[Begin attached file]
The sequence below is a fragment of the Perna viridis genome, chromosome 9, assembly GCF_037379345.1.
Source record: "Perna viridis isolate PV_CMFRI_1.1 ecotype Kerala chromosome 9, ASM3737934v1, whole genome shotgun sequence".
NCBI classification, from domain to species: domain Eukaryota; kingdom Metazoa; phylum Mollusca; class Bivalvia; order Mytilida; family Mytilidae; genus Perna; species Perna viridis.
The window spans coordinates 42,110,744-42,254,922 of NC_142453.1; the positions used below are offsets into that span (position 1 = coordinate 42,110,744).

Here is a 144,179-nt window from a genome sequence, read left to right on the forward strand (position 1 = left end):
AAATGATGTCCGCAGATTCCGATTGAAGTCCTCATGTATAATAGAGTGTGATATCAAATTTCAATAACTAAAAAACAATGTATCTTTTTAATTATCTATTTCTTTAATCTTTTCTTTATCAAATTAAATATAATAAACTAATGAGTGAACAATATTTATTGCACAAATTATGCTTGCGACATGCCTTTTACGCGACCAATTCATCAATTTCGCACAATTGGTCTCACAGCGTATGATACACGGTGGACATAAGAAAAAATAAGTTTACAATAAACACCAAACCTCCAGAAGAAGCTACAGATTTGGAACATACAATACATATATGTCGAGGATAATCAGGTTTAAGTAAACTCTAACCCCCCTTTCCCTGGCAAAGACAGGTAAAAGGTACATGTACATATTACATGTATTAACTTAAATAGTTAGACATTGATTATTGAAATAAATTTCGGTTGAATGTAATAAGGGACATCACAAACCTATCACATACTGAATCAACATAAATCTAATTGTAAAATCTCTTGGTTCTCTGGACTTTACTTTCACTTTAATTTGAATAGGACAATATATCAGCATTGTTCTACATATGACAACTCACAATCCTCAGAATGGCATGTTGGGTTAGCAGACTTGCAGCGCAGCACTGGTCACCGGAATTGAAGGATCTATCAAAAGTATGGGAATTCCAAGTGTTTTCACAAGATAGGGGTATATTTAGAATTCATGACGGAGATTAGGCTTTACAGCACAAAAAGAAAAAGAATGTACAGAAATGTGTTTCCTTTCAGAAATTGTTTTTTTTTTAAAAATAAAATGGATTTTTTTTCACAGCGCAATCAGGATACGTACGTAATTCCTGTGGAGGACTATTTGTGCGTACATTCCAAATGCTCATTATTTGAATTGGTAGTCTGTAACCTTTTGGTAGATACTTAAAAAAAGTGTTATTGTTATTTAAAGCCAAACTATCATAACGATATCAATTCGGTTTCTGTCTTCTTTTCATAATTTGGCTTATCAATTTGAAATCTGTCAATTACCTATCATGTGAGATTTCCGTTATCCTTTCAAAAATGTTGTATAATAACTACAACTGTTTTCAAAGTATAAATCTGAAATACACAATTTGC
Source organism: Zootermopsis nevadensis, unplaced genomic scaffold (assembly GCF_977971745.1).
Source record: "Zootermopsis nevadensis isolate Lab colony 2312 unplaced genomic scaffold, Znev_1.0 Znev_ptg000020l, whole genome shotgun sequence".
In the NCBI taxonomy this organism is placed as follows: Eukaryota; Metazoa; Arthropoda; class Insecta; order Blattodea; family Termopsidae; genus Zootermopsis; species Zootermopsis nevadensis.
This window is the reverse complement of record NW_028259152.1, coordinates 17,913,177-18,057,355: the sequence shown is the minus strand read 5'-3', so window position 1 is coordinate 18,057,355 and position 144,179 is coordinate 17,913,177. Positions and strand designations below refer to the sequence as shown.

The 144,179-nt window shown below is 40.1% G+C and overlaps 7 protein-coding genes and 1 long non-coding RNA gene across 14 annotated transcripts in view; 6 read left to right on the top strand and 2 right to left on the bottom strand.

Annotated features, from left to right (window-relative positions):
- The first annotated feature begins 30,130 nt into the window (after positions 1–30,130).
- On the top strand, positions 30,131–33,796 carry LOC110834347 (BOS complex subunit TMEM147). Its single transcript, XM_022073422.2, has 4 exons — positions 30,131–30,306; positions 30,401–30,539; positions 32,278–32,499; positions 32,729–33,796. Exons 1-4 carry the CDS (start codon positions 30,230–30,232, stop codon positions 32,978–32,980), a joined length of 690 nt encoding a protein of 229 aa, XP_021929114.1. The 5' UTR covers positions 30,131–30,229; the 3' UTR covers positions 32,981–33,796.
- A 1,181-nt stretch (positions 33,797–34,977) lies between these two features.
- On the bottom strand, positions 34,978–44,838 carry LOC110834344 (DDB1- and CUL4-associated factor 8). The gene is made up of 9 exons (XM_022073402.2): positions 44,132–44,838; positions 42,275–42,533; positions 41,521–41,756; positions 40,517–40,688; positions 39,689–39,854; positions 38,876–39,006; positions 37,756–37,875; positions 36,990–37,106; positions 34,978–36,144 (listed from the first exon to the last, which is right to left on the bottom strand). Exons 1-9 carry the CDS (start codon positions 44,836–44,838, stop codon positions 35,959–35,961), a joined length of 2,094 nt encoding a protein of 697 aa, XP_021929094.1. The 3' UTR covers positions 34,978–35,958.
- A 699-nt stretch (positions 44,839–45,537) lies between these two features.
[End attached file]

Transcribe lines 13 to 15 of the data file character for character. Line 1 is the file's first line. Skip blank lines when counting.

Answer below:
- The first annotated feature begins 30,130 nt into the window (after positions 1–30,130).
- On the top strand, positions 30,131–33,796 carry LOC110834347 (BOS complex subunit TMEM147). Its single transcript, XM_022073422.2, has 4 exons — positions 30,131–30,306; positions 30,401–30,539; positions 32,278–32,499; positions 32,729–33,796. Exons 1-4 carry the CDS (start codon positions 30,230–30,232, stop codon positions 32,978–32,980), a joined length of 690 nt encoding a protein of 229 aa, XP_021929114.1. The 5' UTR covers positions 30,131–30,229; the 3' UTR covers positions 32,981–33,796.
- A 1,181-nt stretch (positions 33,797–34,977) lies between these two features.